Relinquish All Writing Fetishes: When Should You Hold Onto Them?

In Booklife I have a section on relinquishing all fetishes, which is another way of saying don’t let having to use a fancy pen or special desk get in the way of writing. As I mention in the book I’ve learned to write anywhere at any time, and to never stifle my imagination just because I’m not in the ideal writing situation.

I give this advice in the book because we most commonly procrastinate and find reasons not to write. But the fact is some “fetishes” actually aid our creativity.

Case in point—the photograph above. On the left is a leather-bound, hand-made writing pad I bought in Victoria on Vancouver Island while on my honeymoon. I’d had it in the closet in my office ever since then, more than seven years. Every time I pulled it out, I put it back in the closet again. The thing just seemed so nice, so opulent, that I couldn’t imagine writing in it. And yet I’d bought it because it was tantalizing–it suggested adventures I’d never write about in any other journal.

Well, this past week I finally found the perfect use for it. The paper inside is perfect for writing, but also perfect for art. I’ve started a rather odd story that includes extensive illustrations, and no other writing pad I have gives me the same sensation of effortless motion while both writing and drawing. Even the odd size of it helps, because it better accommodates the art and the words. Suddenly, everything about this impulse purchase that turned me off is helping me get into the groove of writing, energizing me, and recharging my imagination.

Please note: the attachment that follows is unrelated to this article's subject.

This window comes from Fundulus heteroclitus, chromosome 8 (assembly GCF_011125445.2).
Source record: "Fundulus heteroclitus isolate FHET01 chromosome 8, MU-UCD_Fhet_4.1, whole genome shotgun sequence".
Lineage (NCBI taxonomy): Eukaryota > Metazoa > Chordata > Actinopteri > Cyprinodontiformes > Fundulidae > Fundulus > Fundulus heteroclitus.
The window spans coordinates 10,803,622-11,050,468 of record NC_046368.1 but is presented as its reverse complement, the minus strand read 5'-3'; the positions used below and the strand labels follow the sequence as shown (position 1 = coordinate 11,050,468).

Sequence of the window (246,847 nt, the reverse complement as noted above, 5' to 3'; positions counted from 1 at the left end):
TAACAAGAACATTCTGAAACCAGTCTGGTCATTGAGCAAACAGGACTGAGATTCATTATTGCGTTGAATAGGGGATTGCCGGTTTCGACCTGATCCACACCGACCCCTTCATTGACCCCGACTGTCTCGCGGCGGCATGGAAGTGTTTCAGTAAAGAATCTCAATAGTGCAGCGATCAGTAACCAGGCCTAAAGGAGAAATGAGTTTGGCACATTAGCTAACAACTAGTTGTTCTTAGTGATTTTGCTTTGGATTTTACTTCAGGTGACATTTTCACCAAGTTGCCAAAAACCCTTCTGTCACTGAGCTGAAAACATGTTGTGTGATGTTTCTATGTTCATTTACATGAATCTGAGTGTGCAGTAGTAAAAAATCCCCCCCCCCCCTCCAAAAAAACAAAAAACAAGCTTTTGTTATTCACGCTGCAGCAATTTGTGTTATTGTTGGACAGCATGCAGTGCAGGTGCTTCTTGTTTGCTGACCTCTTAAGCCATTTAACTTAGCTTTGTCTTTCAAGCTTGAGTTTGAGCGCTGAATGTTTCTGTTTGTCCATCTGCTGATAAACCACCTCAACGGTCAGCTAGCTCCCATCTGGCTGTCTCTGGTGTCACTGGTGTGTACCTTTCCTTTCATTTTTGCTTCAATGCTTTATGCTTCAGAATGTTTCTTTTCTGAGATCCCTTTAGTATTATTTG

Meanwhile, next to it in the photograph is a plain black Moleskine notebook. In it, I’ve written several book reviews and a new short story–a very conventional, Southern Gothic-style story. The utilitarian look and feel of the notebook seems to help me keep focused and on task. I could no more write the reviews and the Southern Gothic story in the opulent oversized writing journal as I could create the illustrated strange story in the Moleskine. Each is perfect for its particular purpose.

So my question to you, because I’m curious, is: Have you had similar experiences with your writing tools, your writing surfaces, your writing life?

6 thoughts on “Relinquish All Writing Fetishes: When Should You Hold Onto Them?

  1. Pingback: VanderMeer on Fetishes of the Writing Kind « Angela Slatter

  2. I'm a fine artist (who dabbles in writing) and I find your philosophy to be just as helpful when applied to art. Artist's are particularly notorious for fetish, ritual, superstition and dependence when it comes down to the "work" of creating art. But as Hugh MacLeod says "The more talented somebody is, the less they need the props." Of course props can help set a mood and inspire the imagination. I'm quite fond of my props – but fondness and dependence are two very different things. Thanks for the great post!

  3. Pingback: fetish and taboo « paper fruit

  4. I usually write on a netbook (because it's portable enough to take everywhere, *and* usually affords a free wifi connection which I employ relentlessly for research/fact checking/targeted serendipity; for me, usually more stimulating than distracting, though that's a separate conversation). Sometimes I'll jot tidbits into a small A6-sized paper notebook.

    But sometimes I'll get stuck, and I've recently discovered my wife's large drawing board. I'll grab it off her easel, put a few sheets of cheap 18×24 newsprint on that, and suddenly I'm free to draw, doodle, mindmap, columnize, and all those other things which a large blank paper space invites; it nearly always helps get me over the hump.

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